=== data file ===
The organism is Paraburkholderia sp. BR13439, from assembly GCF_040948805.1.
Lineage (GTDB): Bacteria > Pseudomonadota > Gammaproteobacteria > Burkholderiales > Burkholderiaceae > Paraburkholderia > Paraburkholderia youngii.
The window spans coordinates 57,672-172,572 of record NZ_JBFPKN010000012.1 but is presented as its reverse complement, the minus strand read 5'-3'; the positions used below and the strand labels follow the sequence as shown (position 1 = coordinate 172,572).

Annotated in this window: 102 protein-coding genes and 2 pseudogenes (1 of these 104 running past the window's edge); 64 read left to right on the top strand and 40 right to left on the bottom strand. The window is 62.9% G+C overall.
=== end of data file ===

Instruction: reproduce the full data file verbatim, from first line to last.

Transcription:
The organism is Paraburkholderia sp. BR13439, from assembly GCF_040948805.1.
Lineage (GTDB): Bacteria > Pseudomonadota > Gammaproteobacteria > Burkholderiales > Burkholderiaceae > Paraburkholderia > Paraburkholderia youngii.
The window spans coordinates 57,672-172,572 of record NZ_JBFPKN010000012.1 but is presented as its reverse complement, the minus strand read 5'-3'; the positions used below and the strand labels follow the sequence as shown (position 1 = coordinate 172,572).

Annotated in this window: 102 protein-coding genes and 2 pseudogenes (1 of these 104 running past the window's edge); 64 read left to right on the top strand and 40 right to left on the bottom strand. The window is 62.9% G+C overall.